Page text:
Flavanols Associated with Better Heart Health and Memory in New Studies

Flavanols Associated with Better Heart Health and Memory in New Studies

Make sure you consume enough fruit and veggies each day for a variety of healthy reasons.

They not only keep your gut healthy and include many of the essential vitamins and minerals our bodies require to function at their best, but they may also aid in maintaining a healthy weight.

However, a class of chemicals known as flavanols may make certain plant diets healthier than others.

A new study revealed that people who consume a diet rich in foods containing flavonolds may have improved memory compared to those who do not.

A prior study discovered that those with low flavanol consumption had a increased chance of developing heart disease.

Overall, there is strong proof that getting enough flavanols is good for your health.

Although studies have shown that flavanols offer a variety of health advantages, it’s crucial for consumers to understand that not all foods high in flavanols have the same quantity of flavanols, meaning some may have a more positive impact on health than others.

Flavanols may be found in a wide variety of plants, including apples, plums, berries and even some drinks such as tea.

Flavanols are divided into two major classes and several subgroups. Additionally, the flavanol combinations found in each plant will vary.

Each of these substances has a unique structure, and each has a unique impact on the body.

For instance, a cup of tea and a serving of blueberries may both have the same amount of flavanols in total, but they’re composed of entirely distinct forms of flavanols, which may have quite different benefits.

Therefore, it’s crucial to select a source that offers a wide variety of various kinds while researching the health impacts of flavanols.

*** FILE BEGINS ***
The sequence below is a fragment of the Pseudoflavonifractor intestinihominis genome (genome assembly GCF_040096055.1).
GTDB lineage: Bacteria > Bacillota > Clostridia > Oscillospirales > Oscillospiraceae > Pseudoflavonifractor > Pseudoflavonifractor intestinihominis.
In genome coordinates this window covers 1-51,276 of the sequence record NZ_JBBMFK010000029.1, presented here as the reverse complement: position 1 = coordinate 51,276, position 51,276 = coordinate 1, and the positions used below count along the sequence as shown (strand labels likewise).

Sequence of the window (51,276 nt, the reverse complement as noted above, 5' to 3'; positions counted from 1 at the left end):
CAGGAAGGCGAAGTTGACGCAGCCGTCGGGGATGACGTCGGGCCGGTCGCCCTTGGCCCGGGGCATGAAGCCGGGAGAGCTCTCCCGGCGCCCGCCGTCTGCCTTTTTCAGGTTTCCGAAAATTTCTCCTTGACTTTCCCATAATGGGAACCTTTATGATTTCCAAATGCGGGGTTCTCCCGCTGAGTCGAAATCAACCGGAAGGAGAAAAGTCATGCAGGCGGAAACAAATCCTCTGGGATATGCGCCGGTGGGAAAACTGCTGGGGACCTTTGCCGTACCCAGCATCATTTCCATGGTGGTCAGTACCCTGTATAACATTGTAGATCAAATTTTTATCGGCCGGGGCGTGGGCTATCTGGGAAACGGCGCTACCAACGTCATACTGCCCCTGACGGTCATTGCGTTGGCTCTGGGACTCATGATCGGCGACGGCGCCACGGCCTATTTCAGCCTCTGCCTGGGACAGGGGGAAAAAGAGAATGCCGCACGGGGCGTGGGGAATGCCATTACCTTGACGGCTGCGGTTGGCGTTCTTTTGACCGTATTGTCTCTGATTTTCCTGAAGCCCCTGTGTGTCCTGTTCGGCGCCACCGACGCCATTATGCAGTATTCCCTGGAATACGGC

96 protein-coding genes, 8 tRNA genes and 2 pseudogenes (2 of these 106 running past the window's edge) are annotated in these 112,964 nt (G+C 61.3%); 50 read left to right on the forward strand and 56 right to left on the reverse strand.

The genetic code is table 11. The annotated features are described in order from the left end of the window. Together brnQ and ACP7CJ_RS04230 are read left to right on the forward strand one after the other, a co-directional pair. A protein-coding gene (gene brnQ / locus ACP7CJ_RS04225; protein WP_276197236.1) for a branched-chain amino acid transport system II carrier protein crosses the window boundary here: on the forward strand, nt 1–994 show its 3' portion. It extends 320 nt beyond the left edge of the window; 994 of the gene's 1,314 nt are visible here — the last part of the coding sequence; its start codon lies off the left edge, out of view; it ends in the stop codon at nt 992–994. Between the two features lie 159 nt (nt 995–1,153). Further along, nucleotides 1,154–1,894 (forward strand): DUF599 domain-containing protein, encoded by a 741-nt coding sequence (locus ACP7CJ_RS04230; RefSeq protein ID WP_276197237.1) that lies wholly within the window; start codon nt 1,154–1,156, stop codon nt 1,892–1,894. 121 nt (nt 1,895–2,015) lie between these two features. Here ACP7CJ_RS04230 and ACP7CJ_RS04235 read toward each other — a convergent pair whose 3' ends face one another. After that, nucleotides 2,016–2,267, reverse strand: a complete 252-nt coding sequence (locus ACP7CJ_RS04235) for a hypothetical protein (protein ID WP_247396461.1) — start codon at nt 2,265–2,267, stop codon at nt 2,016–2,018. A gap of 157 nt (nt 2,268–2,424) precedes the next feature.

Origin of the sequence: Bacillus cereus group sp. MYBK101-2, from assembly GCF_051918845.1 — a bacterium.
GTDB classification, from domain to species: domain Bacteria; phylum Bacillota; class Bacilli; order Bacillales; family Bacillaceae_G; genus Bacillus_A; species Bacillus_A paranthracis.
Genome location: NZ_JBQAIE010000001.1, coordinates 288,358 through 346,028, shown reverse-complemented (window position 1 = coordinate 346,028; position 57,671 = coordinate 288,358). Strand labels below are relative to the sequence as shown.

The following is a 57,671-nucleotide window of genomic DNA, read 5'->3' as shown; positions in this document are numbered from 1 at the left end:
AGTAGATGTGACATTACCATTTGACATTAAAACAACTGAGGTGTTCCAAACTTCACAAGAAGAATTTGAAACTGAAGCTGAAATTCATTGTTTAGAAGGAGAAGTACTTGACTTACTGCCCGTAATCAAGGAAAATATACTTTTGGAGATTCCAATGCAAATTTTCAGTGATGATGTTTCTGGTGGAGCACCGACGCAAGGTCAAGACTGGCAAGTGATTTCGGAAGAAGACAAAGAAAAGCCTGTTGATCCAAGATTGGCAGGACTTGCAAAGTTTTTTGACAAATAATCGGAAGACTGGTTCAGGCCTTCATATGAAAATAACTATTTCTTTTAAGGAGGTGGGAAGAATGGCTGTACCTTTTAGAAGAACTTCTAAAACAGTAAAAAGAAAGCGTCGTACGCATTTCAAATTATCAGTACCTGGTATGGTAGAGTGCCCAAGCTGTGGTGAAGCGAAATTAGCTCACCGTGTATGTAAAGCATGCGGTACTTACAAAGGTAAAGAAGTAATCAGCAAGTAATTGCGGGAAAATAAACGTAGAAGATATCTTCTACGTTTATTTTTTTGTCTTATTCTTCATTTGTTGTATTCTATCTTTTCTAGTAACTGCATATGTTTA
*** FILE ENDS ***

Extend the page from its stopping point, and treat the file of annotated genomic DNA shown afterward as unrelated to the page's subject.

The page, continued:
The two primary forms of flavanols are present in cocoa.

Additionally, it enables scientists to determine which other foods are most likely to be advantageous depending on how similar the substances they contain are to cocoa flavanols.

Since foods like chocolate, berries, and tea include a variety of flavanols, it is still unknown which specific chemicals are responsible for the health benefits.

However, several studies have connected the particular flavanol epicatechin with improved vascular health.

Another thing to be aware of is that even if a food includes flavanols, its concentration may be lower than that of other foods.

We created a test that measures flavanol consumption using urine a few years ago to better understand how flavanol intake influences health.

The test determines if someone has consumed a lot, a little, or no flavanols at all depending on how the body breaks down flavanols.

The test showed that individuals who consumed more flavanols had lower blood pressure as well as better memory than those who consumed less of them.

By testing urine samples, they also learned how many different foods high in flavanols an individual needs to eat in order to get about 500 mg of flavanols per day, which is roughly the quantity utilized in trials.     

The research determined that 500mg of flavanols may be obtained every day from just two and a half cups of green tea, for instance.

However, you would need to eat a lot of each fruit and vegetable to reach the necessary quantity of flavanols if you tried to get them all from a single kind of produce.

For instance, 500mg of flavanols would need you to eat roughly 15 cups of raspberries alone.

The easiest method to ensure that you consume enough flavanols each day is to mix up your fruit and vegetable intake.

Despite what some headlines may suggest, chocolate (particularly dark chocolate) is a relatively poor source of flavanols, even if the flavanols utilized in many experiments were derived from cocoa.

This is because processing causes these flavanols to decrease.

Though there is still a lot we don’t understand about flavanols, including why they affect so many different areas of our health, it is evident from the studies that they are likely good for memory and the heart.


Katherine is just getting her start as a journalist. She attended a technical school while still in high school where she learned a variety of skills, from photography to nutrition. Her enthusiasm for both natural and human sciences is real so she particularly enjoys covering topics on medicine and the environment.

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